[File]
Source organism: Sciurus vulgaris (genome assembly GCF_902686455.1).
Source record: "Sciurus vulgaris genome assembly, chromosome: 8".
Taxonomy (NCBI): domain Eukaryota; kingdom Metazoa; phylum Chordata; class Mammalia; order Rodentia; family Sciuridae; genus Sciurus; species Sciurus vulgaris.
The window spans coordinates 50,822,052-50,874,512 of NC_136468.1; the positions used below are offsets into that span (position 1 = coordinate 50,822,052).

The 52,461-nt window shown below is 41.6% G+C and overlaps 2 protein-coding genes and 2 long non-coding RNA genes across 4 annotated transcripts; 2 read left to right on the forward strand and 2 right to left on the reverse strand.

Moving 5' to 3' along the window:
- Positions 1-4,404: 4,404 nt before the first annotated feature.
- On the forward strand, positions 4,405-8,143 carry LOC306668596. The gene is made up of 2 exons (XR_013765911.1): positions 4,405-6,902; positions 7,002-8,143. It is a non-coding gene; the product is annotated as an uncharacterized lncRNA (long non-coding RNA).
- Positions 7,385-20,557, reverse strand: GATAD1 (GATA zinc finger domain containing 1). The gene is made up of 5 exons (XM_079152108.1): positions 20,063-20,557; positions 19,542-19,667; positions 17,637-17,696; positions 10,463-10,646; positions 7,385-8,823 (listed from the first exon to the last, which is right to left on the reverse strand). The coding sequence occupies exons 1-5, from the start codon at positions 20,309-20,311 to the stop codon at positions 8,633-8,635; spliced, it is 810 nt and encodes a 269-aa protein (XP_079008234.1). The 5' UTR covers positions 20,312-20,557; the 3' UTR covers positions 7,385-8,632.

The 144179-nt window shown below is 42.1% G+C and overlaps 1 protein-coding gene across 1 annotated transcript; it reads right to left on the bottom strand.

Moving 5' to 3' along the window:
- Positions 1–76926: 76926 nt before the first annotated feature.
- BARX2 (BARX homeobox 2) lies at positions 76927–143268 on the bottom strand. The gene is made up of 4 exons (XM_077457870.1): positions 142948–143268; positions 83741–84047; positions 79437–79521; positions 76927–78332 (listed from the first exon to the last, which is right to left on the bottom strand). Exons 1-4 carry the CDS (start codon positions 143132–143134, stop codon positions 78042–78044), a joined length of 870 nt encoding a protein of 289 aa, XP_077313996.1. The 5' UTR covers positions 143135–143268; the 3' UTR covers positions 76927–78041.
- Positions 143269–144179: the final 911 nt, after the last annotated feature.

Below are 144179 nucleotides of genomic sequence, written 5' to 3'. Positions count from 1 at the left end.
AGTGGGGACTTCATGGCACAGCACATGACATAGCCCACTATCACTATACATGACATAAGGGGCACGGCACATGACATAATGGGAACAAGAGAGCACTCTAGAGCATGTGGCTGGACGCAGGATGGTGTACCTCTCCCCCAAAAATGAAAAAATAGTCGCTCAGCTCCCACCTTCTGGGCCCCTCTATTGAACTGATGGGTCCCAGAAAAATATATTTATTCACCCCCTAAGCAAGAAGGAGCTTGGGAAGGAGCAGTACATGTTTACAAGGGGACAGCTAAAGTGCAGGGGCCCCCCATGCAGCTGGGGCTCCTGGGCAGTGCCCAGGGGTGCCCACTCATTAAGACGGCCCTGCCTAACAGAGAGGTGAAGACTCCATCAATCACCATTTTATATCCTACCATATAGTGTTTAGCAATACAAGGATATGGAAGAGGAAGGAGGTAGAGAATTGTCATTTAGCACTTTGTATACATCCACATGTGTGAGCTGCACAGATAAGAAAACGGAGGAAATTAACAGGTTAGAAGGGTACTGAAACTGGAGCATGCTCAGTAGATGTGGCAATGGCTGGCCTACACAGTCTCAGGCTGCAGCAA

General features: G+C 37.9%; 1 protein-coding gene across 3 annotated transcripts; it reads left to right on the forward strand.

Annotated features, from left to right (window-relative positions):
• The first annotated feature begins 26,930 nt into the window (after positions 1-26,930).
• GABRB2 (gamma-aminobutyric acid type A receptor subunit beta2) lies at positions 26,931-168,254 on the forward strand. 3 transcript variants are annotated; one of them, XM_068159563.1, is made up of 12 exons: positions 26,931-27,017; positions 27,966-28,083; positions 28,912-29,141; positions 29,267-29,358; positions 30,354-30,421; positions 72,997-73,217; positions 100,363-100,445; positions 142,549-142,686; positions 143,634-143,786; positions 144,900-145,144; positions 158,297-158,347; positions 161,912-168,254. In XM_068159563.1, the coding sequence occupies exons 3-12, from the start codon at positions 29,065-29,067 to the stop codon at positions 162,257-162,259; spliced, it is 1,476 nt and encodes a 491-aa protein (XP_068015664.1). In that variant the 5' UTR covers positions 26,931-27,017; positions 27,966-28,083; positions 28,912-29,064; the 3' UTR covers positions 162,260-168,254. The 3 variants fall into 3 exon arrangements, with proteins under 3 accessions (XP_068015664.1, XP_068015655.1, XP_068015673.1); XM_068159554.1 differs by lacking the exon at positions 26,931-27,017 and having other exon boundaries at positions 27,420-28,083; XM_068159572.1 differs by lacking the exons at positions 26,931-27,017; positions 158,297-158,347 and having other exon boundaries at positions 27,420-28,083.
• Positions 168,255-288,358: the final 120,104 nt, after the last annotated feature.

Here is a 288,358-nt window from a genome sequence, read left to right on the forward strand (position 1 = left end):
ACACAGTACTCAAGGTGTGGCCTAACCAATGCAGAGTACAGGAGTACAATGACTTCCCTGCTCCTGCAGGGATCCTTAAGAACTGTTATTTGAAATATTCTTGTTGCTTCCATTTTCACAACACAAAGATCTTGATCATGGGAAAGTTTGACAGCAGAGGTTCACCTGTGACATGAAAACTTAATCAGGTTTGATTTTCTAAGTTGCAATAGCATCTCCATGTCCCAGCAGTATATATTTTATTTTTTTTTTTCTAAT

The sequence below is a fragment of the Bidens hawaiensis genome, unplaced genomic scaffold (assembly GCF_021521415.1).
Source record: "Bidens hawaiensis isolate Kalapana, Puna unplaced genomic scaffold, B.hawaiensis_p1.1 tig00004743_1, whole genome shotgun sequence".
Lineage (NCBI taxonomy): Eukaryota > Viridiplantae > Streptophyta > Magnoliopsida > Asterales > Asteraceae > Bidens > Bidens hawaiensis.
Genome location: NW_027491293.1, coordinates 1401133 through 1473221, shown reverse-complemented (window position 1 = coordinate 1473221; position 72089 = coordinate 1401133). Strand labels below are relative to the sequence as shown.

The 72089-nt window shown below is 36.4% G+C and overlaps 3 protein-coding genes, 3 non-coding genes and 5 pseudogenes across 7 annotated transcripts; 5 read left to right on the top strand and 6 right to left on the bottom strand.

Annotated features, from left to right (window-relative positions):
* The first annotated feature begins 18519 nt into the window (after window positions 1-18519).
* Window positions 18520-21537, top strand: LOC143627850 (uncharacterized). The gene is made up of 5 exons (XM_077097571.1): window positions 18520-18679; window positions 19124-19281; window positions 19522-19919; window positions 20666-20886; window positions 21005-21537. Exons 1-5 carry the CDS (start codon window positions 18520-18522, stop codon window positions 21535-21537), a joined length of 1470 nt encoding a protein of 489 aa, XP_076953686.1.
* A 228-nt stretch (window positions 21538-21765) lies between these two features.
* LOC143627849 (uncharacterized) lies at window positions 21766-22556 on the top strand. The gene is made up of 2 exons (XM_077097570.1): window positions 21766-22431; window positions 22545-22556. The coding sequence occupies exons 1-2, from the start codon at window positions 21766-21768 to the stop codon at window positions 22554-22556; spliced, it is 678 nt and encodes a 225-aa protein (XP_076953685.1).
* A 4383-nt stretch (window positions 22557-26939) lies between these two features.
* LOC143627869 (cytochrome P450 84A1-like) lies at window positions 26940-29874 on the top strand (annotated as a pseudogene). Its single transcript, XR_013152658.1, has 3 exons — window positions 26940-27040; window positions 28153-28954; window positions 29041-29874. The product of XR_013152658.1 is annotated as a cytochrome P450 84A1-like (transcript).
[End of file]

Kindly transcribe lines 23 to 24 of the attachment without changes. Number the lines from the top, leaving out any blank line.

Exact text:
ACACAGTACTCAAGGTGTGGCCTAACCAATGCAGAGTACAGGAGTACAATGACTTCCCTGCTCCTGCAGGGATCCTTAAGAACTGTTATTTGAAATATTCTTGTTGCTTCCATTTTCACAACACAAAGATCTTGATCATGGGAAAGTTTGACAGCAGAGGTTCACCTGTGACATGAAAACTTAATCAGGTTTGATTTTCTAAGTTGCAATAGCATCTCCATGTCCCAGCAGTATATATTTTATTTTTTTTTTTCTAAT

The sequence below is a fragment of the Bidens hawaiensis genome, unplaced genomic scaffold (assembly GCF_021521415.1).